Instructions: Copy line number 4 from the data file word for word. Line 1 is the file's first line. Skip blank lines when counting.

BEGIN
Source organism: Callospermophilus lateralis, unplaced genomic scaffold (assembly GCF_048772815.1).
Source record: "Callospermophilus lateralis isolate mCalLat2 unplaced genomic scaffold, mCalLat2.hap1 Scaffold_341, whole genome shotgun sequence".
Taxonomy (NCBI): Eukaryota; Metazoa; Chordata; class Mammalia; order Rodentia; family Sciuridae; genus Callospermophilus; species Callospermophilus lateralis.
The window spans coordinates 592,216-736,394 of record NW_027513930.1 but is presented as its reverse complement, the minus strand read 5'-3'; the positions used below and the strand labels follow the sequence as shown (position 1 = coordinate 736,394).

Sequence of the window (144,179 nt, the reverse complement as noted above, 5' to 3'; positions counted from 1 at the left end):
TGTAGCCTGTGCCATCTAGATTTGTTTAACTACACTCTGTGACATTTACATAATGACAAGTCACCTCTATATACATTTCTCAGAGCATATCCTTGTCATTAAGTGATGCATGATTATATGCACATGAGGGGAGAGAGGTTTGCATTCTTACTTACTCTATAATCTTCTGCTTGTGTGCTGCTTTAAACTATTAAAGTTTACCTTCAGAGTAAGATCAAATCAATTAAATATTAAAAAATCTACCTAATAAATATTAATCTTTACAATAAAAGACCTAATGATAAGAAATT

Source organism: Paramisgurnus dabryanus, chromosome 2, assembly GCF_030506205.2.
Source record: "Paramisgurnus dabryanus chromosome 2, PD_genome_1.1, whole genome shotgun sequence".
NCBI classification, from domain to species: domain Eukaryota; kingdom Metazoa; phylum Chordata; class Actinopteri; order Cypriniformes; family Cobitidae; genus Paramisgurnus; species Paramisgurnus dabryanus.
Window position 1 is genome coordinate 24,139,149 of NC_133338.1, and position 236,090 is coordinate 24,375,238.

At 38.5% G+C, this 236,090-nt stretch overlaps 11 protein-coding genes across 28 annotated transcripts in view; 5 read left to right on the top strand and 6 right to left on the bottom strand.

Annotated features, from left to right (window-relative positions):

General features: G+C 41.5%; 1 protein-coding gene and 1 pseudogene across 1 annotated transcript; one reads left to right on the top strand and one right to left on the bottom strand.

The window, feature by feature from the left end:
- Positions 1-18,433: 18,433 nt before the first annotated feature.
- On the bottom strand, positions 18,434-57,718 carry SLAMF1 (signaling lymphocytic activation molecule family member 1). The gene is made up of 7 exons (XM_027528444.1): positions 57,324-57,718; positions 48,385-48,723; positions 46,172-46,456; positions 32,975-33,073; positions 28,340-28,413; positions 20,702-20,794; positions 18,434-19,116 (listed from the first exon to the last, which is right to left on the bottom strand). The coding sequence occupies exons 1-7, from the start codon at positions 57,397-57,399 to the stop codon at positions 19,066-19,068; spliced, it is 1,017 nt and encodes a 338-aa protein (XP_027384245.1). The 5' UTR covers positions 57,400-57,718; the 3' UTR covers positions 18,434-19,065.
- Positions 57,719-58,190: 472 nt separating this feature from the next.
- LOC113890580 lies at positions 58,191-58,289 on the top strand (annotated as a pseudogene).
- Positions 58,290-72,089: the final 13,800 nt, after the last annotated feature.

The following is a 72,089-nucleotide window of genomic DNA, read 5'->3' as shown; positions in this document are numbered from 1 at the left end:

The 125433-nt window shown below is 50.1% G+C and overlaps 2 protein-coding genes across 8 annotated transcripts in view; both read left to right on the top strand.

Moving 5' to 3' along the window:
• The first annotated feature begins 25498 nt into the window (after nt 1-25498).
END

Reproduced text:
The window spans coordinates 592,216-736,394 of record NW_027513930.1 but is presented as its reverse complement, the minus strand read 5'-3'; the positions used below and the strand labels follow the sequence as shown (position 1 = coordinate 736,394).